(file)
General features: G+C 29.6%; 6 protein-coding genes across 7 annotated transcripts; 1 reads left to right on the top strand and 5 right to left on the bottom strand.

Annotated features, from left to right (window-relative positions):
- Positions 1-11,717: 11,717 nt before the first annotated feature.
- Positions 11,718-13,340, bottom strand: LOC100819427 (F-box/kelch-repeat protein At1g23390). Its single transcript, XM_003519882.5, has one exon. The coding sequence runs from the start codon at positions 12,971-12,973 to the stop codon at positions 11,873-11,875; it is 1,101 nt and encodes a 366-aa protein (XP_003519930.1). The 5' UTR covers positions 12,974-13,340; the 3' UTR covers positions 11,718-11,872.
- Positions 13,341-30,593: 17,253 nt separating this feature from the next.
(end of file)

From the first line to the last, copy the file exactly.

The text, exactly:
General features: G+C 29.6%; 6 protein-coding genes across 7 annotated transcripts; 1 reads left to right on the top strand and 5 right to left on the bottom strand.

Annotated features, from left to right (window-relative positions):
- Positions 1-11,717: 11,717 nt before the first annotated feature.
- Positions 11,718-13,340, bottom strand: LOC100819427 (F-box/kelch-repeat protein At1g23390). Its single transcript, XM_003519882.5, has one exon. The coding sequence runs from the start codon at positions 12,971-12,973 to the stop codon at positions 11,873-11,875; it is 1,101 nt and encodes a 366-aa protein (XP_003519930.1). The 5' UTR covers positions 12,974-13,340; the 3' UTR covers positions 11,718-11,872.
- Positions 13,341-30,593: 17,253 nt separating this feature from the next.